Tuesday, July 31, 2007

James, Chapter 4

We have been on quite a journey through the first three chapters of the book of James. In chapter four we will hit on two major topics. We will see the importance of being submissive in front of God, and we will briefly touch on the dangers of being boastful about tomorrow. Being submissive before God assures that we are in line with His will, and ultimately that is what we all seek in this life.

As we discussed yesterday, part of God's will is heavenly wisdom, which prevails over earthly wisdom because it is what God wants us to do instead of what the world wants us to do. Earthly wisdom is selfish, while heavenly wisdom is selfless. How we gain that heavenly wisdom is by being submissive before God. We must make sure that which we ask for in prayer is in tune with God's plans. If we are in step with God, then we will be given what we want and all the tools needed to accomplish His work. That is what I desire for my life, and for this blog specifically.

    "Submit yourselves, then, to God. Resist the devil, and he will flee from you." – James 4:7

Part of resisting the devil is submitting to God's will. As long as we are doing God's will the devil holds no power over us. The leader of a small Bible study my wife and I, a gentleman named Micah, has a theory that as long as we have our focus on God we are incapable of sin. It is when our focus is away from God that we become open to the temptations of sin. As humans though it is a constant struggle within ourselves to submit to God's will. We have our own ideas and our own plans that we think is best, even if God has other ideas. We think in terms of the way the world works, and not in the way that God works. As the author says in verse four, the ways of the world are not often in concert with God's ways.

"You adulterous people, don't you know that friendship with the world is hatred toward God? Anyone who chooses to be a friend of the world becomes an enemy of God." – James 4:4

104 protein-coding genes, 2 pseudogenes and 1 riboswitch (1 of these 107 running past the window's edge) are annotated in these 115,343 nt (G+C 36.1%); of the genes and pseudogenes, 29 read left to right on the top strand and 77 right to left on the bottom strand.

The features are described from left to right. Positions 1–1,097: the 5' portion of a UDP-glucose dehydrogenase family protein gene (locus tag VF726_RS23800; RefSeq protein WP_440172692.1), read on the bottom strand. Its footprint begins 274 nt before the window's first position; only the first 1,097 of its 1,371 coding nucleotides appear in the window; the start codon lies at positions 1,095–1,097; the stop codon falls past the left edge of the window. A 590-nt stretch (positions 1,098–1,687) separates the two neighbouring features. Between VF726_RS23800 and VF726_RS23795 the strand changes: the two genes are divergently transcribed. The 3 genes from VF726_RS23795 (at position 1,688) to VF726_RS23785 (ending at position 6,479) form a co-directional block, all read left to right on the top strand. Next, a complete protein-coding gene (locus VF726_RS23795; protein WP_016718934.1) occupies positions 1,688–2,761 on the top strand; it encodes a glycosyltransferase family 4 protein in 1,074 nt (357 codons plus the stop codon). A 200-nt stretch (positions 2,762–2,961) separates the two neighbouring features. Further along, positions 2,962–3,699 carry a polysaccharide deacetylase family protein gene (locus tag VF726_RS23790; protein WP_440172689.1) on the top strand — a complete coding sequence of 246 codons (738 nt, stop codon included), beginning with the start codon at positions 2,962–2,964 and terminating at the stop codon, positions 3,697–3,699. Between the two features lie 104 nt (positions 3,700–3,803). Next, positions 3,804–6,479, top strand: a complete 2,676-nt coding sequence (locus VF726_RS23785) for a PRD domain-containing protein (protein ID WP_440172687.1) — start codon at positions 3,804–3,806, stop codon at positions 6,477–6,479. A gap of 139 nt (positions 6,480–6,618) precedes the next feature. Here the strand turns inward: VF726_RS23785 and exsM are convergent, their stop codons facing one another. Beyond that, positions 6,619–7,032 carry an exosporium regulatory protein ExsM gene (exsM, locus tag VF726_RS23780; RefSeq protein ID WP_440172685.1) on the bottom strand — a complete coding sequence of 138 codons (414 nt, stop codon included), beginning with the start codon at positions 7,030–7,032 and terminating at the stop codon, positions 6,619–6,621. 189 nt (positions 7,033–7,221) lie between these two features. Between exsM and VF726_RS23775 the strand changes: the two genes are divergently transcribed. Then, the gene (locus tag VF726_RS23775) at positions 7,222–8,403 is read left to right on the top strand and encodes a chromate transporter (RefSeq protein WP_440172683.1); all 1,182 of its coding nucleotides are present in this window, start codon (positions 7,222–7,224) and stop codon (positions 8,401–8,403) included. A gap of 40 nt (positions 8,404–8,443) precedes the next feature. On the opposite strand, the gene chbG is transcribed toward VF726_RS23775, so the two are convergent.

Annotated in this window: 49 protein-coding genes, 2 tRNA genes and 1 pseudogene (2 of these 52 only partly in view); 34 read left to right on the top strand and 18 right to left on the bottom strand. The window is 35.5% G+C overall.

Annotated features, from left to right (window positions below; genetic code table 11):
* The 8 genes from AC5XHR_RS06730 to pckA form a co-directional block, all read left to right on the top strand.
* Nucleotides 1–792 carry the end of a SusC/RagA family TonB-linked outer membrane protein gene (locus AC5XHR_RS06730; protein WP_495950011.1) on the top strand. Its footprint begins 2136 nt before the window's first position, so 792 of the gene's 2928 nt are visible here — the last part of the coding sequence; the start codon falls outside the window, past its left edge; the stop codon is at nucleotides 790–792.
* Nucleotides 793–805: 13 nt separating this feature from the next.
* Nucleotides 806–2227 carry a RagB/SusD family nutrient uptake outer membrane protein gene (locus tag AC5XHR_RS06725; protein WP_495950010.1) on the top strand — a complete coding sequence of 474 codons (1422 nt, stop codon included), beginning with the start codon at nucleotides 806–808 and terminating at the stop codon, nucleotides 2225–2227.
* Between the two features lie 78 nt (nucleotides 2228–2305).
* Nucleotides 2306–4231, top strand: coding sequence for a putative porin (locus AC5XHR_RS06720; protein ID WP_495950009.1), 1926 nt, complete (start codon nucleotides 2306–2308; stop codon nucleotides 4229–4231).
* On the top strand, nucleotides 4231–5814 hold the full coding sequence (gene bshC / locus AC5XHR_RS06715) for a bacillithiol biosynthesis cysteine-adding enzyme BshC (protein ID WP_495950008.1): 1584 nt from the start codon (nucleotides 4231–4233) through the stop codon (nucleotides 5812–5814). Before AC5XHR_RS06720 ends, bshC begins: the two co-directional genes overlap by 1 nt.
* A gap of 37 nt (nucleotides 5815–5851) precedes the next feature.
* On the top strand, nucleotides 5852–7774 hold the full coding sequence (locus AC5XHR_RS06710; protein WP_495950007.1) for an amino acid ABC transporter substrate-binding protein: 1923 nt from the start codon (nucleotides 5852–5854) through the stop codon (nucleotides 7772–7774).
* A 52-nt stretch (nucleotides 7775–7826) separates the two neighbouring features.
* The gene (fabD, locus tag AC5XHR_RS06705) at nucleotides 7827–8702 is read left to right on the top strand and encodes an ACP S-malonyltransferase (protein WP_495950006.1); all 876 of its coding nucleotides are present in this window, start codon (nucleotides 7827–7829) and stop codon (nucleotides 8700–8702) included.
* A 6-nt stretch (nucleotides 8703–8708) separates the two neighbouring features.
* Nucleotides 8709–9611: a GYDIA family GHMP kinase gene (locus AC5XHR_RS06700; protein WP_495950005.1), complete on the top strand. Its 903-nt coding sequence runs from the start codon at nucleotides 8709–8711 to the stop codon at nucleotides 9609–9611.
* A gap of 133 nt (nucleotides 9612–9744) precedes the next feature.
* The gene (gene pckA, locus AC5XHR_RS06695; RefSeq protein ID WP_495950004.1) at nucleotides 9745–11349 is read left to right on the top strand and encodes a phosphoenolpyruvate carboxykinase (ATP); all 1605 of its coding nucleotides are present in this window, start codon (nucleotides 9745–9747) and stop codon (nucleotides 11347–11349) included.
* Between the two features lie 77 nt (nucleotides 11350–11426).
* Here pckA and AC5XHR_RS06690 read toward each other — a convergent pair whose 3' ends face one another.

I don't believe this verse is telling us to sever all ties with the world, because that would not be working on concert with the great commission to go and make disciples of the nations. This is where many Christian groups go wrong, by taking a verse like this and using to form their own exclusive clique in which they shun those who are not part of their group. It is when we become a friend of the way of the world, not the world itself in terms of individual people that we fall into danger. We are still to reach out and befriend unbelievers because that is our commission. We must remember that we are to, "hate the sin and love the sinner," in this case. The sin is the corruption of a broken world, but the people that are sinning are those that we must show compassion to.

There is a person that very personally and painfully wronged me a little more than a year ago. I have spent many nights wondering just what would happen if I met this person again. The human in me, the one the world would agree with, wants nothing more than to beat him within an inch of his life. It's not even about getting revenge. It's about causing this person pain and making them feel only a small part of the hurt they caused me. I know many people that would not fault me for feeling this way, but I know it is wrong because it is not want Christ wants and requires of me.

What Christ requires me to do is love this person and pray for them, even though it is among the hardest things I have ever done. My desire to beat this person centers on my own selfish wants, and it is not what God wants for the greater good. In a simplistic perspective, God wants this person to come to Christ and my attitude does not advance this goal, so it is wrong. This is much easier said than done, however, and each person has their own situation that has similar consequences. We must reject hostility toward God and all attitudes that promote that hostility while still loving individual people as God loves them.